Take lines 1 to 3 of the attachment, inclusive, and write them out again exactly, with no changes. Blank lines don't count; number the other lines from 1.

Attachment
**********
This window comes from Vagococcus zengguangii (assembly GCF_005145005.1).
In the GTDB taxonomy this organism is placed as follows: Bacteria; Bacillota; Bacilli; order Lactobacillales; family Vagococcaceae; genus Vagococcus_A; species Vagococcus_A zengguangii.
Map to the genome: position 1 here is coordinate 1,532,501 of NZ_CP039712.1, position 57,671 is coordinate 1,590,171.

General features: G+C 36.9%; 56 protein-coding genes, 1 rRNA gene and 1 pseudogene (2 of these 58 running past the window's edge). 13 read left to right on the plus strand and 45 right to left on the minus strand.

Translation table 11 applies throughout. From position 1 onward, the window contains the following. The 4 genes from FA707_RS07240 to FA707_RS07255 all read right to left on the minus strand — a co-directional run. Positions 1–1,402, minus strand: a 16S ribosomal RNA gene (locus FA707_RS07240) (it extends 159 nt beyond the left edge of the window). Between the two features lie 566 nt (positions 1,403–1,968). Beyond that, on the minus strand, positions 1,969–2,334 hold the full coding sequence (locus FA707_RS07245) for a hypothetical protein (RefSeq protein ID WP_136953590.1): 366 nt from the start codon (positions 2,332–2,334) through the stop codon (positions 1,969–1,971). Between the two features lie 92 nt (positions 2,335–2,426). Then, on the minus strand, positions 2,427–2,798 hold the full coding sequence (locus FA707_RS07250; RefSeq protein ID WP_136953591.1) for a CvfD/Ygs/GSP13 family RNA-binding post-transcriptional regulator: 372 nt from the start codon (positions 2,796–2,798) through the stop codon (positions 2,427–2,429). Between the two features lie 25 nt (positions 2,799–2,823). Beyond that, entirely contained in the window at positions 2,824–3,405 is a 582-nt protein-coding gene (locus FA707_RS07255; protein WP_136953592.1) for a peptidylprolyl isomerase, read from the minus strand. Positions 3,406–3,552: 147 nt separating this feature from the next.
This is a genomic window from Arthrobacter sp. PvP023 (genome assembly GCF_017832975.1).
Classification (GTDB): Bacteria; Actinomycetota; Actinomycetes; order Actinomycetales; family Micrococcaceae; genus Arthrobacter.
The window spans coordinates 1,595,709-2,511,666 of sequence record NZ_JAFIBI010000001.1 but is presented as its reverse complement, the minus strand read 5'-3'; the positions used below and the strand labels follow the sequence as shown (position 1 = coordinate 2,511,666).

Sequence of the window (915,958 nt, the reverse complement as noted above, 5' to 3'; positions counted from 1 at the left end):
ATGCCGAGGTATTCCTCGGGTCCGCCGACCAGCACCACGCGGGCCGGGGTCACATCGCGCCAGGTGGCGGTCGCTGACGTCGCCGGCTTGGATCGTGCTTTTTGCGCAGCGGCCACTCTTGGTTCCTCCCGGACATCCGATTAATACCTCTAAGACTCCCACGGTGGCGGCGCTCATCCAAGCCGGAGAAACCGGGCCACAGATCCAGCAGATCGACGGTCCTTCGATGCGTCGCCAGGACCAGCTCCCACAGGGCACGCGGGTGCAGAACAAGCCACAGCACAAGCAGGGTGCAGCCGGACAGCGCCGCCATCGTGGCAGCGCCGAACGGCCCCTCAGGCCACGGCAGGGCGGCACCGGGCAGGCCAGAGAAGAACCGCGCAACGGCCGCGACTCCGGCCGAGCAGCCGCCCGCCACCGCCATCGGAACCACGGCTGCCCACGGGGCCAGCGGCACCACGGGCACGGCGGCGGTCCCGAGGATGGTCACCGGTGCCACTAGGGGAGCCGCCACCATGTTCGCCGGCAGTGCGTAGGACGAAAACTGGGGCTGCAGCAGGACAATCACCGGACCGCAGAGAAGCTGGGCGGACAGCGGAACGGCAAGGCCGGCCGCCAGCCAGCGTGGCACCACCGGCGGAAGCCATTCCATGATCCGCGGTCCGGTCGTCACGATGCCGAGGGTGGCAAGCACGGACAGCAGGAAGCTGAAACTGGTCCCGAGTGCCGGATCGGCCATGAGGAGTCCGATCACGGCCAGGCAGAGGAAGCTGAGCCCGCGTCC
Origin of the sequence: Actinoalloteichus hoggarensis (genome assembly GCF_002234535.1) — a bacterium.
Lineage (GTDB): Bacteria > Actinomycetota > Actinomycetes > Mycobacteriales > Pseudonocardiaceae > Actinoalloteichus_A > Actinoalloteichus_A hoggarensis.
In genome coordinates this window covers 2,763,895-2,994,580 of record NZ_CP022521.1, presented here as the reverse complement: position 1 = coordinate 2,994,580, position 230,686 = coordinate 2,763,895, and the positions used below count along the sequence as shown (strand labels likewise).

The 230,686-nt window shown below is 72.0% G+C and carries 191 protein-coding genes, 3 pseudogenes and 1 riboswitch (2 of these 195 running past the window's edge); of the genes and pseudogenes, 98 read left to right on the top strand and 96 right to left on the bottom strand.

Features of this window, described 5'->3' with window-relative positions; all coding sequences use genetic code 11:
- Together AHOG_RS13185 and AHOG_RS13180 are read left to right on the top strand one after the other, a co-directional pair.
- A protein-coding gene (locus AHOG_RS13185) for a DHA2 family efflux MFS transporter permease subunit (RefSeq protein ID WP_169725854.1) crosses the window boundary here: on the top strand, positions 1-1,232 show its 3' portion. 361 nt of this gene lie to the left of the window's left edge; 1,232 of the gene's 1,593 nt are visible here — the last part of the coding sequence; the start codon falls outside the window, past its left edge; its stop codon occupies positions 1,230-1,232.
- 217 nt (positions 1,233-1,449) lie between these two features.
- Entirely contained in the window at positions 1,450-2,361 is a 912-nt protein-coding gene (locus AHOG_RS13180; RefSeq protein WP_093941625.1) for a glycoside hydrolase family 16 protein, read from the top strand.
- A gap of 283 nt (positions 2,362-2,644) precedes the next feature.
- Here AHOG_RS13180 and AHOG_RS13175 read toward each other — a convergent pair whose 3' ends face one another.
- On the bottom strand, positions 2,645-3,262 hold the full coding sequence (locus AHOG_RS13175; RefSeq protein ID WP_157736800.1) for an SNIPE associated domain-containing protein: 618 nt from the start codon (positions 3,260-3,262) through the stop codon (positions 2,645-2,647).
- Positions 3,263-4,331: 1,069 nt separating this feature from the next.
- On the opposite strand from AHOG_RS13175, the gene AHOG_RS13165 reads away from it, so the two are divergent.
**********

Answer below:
This window comes from Vagococcus zengguangii (assembly GCF_005145005.1).
In the GTDB taxonomy this organism is placed as follows: Bacteria; Bacillota; Bacilli; order Lactobacillales; family Vagococcaceae; genus Vagococcus_A; species Vagococcus_A zengguangii.
Map to the genome: position 1 here is coordinate 1,532,501 of NZ_CP039712.1, position 57,671 is coordinate 1,590,171.